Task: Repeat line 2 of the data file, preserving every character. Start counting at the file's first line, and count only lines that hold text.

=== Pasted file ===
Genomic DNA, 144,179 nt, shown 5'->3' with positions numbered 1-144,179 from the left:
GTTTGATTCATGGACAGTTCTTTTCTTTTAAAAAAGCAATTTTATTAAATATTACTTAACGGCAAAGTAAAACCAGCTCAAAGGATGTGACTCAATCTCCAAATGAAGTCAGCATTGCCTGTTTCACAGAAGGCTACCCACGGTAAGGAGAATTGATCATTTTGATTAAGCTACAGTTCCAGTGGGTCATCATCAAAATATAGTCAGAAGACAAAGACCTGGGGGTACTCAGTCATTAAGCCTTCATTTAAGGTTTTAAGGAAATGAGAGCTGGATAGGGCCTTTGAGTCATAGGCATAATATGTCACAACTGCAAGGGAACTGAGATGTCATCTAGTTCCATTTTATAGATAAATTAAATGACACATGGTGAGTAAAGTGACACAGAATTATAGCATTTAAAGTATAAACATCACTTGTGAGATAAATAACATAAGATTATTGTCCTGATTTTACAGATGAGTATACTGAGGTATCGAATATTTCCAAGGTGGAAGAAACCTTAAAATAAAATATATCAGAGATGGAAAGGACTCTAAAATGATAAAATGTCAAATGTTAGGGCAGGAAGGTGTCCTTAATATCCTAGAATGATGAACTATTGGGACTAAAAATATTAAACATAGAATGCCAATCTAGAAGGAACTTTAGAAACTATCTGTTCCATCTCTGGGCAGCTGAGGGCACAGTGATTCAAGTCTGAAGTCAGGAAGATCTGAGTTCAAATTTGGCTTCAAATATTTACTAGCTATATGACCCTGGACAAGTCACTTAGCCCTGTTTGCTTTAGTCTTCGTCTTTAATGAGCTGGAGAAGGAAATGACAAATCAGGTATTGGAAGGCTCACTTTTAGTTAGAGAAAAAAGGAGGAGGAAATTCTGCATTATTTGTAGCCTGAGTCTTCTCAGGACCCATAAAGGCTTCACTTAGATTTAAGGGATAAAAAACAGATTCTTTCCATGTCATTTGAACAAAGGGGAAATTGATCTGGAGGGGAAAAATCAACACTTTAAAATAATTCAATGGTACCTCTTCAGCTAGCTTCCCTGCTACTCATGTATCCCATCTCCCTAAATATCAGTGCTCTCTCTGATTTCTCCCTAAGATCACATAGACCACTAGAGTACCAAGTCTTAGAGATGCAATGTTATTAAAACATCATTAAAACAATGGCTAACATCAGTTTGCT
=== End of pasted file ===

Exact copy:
GTTTGATTCATGGACAGTTCTTTTCTTTTAAAAAAGCAATTTTATTAAATATTACTTAACGGCAAAGTAAAACCAGCTCAAAGGATGTGACTCAATCTCCAAATGAAGTCAGCATTGCCTGTTTCACAGAAGGCTACCCACGGTAAGGAGAATTGATCATTTTGATTAAGCTACAGTTCCAGTGGGTCATCATCAAAATATAGTCAGAAGACAAAGACCTGGGGGTACTCAGTCATTAAGCCTTCATTTAAGGTTTTAAGGAAATGAGAGCTGGATAGGGCCTTTGAGTCATAGGCATAATATGTCACAACTGCAAGGGAACTGAGATGTCATCTAGTTCCATTTTATAGATAAATTAAATGACACATGGTGAGTAAAGTGACACAGAATTATAGCATTTAAAGTATAAACATCACTTGTGAGATAAATAACATAAGATTATTGTCCTGATTTTACAGATGAGTATACTGAGGTATCGAATATTTCCAAGGTGGAAGAAACCTTAAAATAAAATATATCAGAGATGGAAAGGACTCTAAAATGATAAAATGTCAAATGTTAGGGCAGGAAGGTGTCCTTAATATCCTAGAATGATGAACTATTGGGACTAAAAATATTAAACATAGAATGCCAATCTAGAAGGAACTTTAGAAACTATCTGTTCCATCTCTGGGCAGCTGAGGGCACAGTGATTCAAGTCTGAAGTCAGGAAGATCTGAGTTCAAATTTGGCTTCAAATATTTACTAGCTATATGACCCTGGACAAGTCACTTAGCCCTGTTTGCTTTAGTCTTCGTCTTTAATGAGCTGGAGAAGGAAATGACAAATCAGGTATTGGAAGGCTCACTTTTAGTTAGAGAAAAAAGGAGGAGGAAATTCTGCATTATTTGTAGCCTGAGTCTTCTCAGGACCCATAAAGGCTTCACTTAGATTTAAGGGATAAAAAACAGATTCTTTCCATGTCATTTGAACAAAGGGGAAATTGATCTGGAGGGGAAAAATCAACACTTTAAAATAATTCAATGGTACCTCTTCAGCTAGCTTCCCTGCTACTCATGTATCCCATCTCCCTAAATATCAGTGCTCTCTCTGATTTCTCCCTAAGATCACATAGACCACTAGAGTACCAAGTCTTAGAGATGCAATGTTATTAAAACATCATTAAAACAATGGCTAACATCAGTTTGCT